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Sunday, June 25, 2017

Scientists recreate Californian Indian water bottles to study ancient exposure to chemicals

Water bottles replicated in the traditional method used by Native Californian Indians reveal that the manufacturing process may have been detrimental to the health of these people.

Sweet bribes for ants are key to crops bearing fruit, study shows

Some flowering crops, such as beans and cotton, carefully manage the amount and sweetness of nectar produced on their flowers and leaves, to recruit colonizing ants which deter herbivores. This strategy balances their needs for defense and reproduction.

Scientists work to develop heat-resistant ‘cow of the future’

More than half the cattle in the world live in hot and humid environments, including about 40 percent of beef cows in the United States. By using genomic tools, researchers aim to produce an animal with superior ability to adapt to hot living conditions and produce top-quality beef.

Tropical viruses: Coming soon to Europe?

The mosquito-borne viral disease Chikungunya is usually found in tropical areas. Researchers have now discovered how climate change is facilitating the spread of the Chikungunya virus. Even if climate change only progresses moderately – as scientists are currently observing – the risk of infection will continue to increase in many regions of the world through the end of the 21st century. If climate change continues unchecked, the virus could even spread to southern Europe and the United States.

How eggs got their shapes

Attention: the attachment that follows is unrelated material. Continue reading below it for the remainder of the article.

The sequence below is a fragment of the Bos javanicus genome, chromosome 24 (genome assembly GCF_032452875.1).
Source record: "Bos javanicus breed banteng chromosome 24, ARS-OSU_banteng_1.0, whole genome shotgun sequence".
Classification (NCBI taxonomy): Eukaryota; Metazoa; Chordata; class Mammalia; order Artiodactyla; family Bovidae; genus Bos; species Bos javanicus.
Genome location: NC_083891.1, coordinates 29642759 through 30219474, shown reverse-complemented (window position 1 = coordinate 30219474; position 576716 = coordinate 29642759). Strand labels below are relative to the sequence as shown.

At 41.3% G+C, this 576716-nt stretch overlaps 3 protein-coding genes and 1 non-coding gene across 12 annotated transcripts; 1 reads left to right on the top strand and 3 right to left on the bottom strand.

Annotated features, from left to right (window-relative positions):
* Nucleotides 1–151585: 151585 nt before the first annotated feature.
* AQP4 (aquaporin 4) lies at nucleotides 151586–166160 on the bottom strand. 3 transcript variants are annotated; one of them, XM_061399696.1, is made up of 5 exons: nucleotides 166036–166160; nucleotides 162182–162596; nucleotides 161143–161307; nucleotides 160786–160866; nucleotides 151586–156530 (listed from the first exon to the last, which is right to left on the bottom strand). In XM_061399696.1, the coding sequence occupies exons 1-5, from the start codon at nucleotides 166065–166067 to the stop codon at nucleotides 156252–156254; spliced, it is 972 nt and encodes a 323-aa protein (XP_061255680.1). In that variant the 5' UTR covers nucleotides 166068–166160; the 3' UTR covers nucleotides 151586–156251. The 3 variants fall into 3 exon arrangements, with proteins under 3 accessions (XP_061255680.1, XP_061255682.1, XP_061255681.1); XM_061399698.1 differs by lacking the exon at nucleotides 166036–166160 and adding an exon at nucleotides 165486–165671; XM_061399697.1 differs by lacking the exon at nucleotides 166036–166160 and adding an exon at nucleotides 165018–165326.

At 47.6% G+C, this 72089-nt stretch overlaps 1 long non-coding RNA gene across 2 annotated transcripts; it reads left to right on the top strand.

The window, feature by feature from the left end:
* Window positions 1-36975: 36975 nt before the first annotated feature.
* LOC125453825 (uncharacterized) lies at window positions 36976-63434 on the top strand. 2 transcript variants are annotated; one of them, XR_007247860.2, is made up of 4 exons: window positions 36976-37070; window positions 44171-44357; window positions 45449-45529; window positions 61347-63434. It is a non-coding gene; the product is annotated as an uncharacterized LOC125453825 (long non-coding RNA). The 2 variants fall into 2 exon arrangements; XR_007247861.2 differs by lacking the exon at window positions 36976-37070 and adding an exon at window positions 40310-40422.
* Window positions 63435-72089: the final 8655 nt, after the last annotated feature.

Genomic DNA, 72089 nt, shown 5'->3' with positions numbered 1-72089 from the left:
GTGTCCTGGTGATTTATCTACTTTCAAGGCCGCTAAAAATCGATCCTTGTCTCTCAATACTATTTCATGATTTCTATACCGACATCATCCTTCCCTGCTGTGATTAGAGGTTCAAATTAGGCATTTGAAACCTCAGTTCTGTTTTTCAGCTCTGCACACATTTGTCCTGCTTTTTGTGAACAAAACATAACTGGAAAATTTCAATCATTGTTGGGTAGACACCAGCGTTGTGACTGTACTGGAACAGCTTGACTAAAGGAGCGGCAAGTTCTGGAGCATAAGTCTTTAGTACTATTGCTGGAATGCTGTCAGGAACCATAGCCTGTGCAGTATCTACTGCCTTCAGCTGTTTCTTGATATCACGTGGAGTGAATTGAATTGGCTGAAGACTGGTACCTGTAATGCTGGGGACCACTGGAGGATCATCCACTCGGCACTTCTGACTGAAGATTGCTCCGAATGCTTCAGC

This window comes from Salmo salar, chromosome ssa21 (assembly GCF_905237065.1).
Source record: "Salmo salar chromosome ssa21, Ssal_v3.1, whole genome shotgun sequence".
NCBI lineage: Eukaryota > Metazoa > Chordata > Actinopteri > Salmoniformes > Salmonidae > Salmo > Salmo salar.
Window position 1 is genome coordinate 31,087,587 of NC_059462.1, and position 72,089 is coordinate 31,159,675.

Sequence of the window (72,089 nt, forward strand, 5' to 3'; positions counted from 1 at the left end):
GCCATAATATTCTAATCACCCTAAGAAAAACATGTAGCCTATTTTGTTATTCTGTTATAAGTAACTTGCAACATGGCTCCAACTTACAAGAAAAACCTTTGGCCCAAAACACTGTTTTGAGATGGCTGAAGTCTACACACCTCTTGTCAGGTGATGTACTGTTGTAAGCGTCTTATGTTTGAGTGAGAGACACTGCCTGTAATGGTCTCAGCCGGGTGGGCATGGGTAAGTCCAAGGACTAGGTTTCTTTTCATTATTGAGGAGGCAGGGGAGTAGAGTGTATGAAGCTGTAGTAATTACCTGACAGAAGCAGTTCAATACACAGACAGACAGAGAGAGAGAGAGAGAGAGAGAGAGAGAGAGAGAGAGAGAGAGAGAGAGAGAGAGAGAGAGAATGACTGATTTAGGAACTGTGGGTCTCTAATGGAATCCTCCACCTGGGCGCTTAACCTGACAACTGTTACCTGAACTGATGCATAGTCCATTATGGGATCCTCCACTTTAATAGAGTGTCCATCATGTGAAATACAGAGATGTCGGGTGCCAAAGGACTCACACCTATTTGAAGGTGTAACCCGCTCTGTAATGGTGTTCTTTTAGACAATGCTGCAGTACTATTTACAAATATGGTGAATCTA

The evolution of the amniotic egg -- complete with membrane and shell -- was key to vertebrates leaving the oceans and colonizing the land and air but how bird eggs evolved into so many different shapes and sizes has long been a mystery. Now, an international team of scientists took a quantitative approach to that question and found that adaptations for flight may have been critical drivers of egg-shape variation in birds.

Catalyst mimics the z-scheme of photosynthesis

A new study demonstrates a process with great potential for developing technologies for reducing CO2 levels.

Previously unknown pine marten diversity discovered

The elusive American pine marten, a little-studied member of the weasel family, might be more diverse than originally thought, according to new research.

Can animal diet mitigate greenhouse emissions?

The inclusion of agroindustrial by-products in pig feed can reduce the nitrous oxide emissions (N2O) of the slurry used as manures up to 65%, suggests new research.

Dogs to sniff out chemicals that identify human remains

New research to help improve accuracy of criminal investigations involves a partnership between humans and their canine coworkers.

Pathogen that causes sleeping sickness: Promising new target

The life-threatening African trypanosomiasis, also called sleeping sickness, is caused by protozoa of the species Trypanosoma brucei. A team of researchers has studied the pathogens and reported exciting news: The trypanosomes have a so far unknown enzyme which does not exist in humans and other vertebrates. This makes it a promising target for therapy.

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Cristina Kirchner se apunta como precandidata al Senado en Argentina

Cristina Fernández de Kirchner será precandidata al Senado en la provincia de Buenos Aires por el frente Unidad Ciudadana, informó la agencia de noticias Télam. Fuente: Cnnenespanol.com

Six hurt after car hits people

A woman is arrested after a car hits people marking the end of Ramadan in Newcastle. Source: BBC

Brexit: David Davis ‘pretty sure’ of free trade deal

The Brexit secretary also backs Theresa May and agrees a leadership contest would be "catastrophic". Source: BBC